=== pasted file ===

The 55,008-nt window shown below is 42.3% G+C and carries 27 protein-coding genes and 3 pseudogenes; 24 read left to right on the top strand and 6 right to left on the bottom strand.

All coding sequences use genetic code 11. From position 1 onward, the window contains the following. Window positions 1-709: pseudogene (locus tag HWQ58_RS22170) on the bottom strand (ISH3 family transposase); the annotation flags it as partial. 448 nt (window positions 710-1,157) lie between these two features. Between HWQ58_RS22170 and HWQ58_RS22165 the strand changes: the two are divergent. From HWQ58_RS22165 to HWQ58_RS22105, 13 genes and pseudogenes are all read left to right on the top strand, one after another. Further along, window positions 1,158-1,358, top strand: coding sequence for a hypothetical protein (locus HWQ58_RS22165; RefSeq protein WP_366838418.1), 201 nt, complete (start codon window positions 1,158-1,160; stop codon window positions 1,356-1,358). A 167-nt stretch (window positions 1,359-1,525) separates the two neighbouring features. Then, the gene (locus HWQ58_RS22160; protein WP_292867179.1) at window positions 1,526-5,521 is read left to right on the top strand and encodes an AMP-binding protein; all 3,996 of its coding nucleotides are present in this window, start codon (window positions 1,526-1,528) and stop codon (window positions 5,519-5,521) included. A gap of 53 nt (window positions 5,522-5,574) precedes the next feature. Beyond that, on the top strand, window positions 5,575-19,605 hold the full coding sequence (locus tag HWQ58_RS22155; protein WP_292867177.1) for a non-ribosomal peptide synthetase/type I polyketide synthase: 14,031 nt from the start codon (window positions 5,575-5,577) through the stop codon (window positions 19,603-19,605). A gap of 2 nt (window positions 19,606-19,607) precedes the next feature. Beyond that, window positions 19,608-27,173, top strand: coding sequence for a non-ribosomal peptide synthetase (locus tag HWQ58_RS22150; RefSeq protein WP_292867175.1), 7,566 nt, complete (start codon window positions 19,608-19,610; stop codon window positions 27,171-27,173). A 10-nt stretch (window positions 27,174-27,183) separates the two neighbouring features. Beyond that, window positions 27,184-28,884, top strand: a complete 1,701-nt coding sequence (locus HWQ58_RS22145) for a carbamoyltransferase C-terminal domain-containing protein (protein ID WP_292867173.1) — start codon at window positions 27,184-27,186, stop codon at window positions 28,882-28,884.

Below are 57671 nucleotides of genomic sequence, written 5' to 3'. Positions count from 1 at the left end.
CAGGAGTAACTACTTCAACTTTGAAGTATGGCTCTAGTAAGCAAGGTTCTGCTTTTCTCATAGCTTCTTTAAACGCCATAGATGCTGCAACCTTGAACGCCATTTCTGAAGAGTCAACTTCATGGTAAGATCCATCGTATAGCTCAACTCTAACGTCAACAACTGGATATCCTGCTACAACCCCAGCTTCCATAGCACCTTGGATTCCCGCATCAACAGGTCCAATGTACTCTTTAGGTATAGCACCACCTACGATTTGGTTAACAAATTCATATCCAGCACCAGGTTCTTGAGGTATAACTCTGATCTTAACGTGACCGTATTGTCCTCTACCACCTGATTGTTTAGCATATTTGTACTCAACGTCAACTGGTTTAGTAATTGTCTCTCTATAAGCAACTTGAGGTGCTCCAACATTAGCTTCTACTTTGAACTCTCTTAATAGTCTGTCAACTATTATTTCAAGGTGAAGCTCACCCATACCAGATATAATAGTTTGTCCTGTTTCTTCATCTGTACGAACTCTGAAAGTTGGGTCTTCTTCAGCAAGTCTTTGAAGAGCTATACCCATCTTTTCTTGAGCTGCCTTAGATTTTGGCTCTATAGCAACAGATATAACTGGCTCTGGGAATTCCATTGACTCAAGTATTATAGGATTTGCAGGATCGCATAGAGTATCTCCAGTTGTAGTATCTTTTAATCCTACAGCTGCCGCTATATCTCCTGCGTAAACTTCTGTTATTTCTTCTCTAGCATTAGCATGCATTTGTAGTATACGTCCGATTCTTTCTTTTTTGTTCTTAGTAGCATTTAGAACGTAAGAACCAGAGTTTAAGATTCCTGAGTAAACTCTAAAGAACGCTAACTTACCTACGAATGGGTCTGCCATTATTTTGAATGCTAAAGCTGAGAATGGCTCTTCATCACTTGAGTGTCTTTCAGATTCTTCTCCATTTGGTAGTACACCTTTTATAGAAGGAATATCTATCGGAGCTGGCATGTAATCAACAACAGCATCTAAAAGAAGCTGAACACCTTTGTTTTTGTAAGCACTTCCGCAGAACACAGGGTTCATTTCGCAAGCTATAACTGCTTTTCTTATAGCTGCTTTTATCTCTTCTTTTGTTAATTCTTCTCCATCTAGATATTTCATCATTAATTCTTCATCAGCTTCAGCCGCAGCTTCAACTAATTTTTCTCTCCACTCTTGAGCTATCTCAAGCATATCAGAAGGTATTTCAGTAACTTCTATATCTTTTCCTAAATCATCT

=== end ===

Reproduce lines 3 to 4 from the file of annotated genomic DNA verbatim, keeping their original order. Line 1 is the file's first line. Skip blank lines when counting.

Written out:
Below are 57671 nucleotides of genomic sequence, written 5' to 3'. Positions count from 1 at the left end.
CAGGAGTAACTACTTCAACTTTGAAGTATGGCTCTAGTAAGCAAGGTTCTGCTTTTCTCATAGCTTCTTTAAACGCCATAGATGCTGCAACCTTGAACGCCATTTCTGAAGAGTCAACTTCATGGTAAGATCCATCGTATAGCTCAACTCTAACGTCAACAACTGGATATCCTGCTACAACCCCAGCTTCCATAGCACCTTGGATTCCCGCATCAACAGGTCCAATGTACTCTTTAGGTATAGCACCACCTACGATTTGGTTAACAAATTCATATCCAGCACCAGGTTCTTGAGGTATAACTCTGATCTTAACGTGACCGTATTGTCCTCTACCACCTGATTGTTTAGCATATTTGTACTCAACGTCAACTGGTTTAGTAATTGTCTCTCTATAAGCAACTTGAGGTGCTCCAACATTAGCTTCTACTTTGAACTCTCTTAATAGTCTGTCAACTATTATTTCAAGGTGAAGCTCACCCATACCAGATATAATAGTTTGTCCTGTTTCTTCATCTGTACGAACTCTGAAAGTTGGGTCTTCTTCAGCAAGTCTTTGAAGAGCTATACCCATCTTTTCTTGAGCTGCCTTAGATTTTGGCTCTATAGCAACAGATATAACTGGCTCTGGGAATTCCATTGACTCAAGTATTATAGGATTTGCAGGATCGCATAGAGTATCTCCAGTTGTAGTATCTTTTAATCCTACAGCTGCCGCTATATCTCCTGCGTAAACTTCTGTTATTTCTTCTCTAGCATTAGCATGCATTTGTAGTATACGTCCGATTCTTTCTTTTTTGTTCTTAGTAGCATTTAGAACGTAAGAACCAGAGTTTAAGATTCCTGAGTAAACTCTAAAGAACGCTAACTTACCTACGAATGGGTCTGCCATTATTTTGAATGCTAAAGCTGAGAATGGCTCTTCATCACTTGAGTGTCTTTCAGATTCTTCTCCATTTGGTAGTACACCTTTTATAGAAGGAATATCTATCGGAGCTGGCATGTAATCAACAACAGCATCTAAAAGAAGCTGAACACCTTTGTTTTTGTAAGCACTTCCGCAGAACACAGGGTTCATTTCGCAAGCTATAACTGCTTTTCTTATAGCTGCTTTTATCTCTTCTTTTGTTAATTCTTCTCCATCTAGATATTTCATCATTAATTCTTCATCAGCTTCAGCCGCAGCTTCAACTAATTTTTCTCTCCACTCTTGAGCTATCTCAAGCATATCAGAAGGTATTTCAGTAACTTCTATATCTTTTCCTAAATCATCT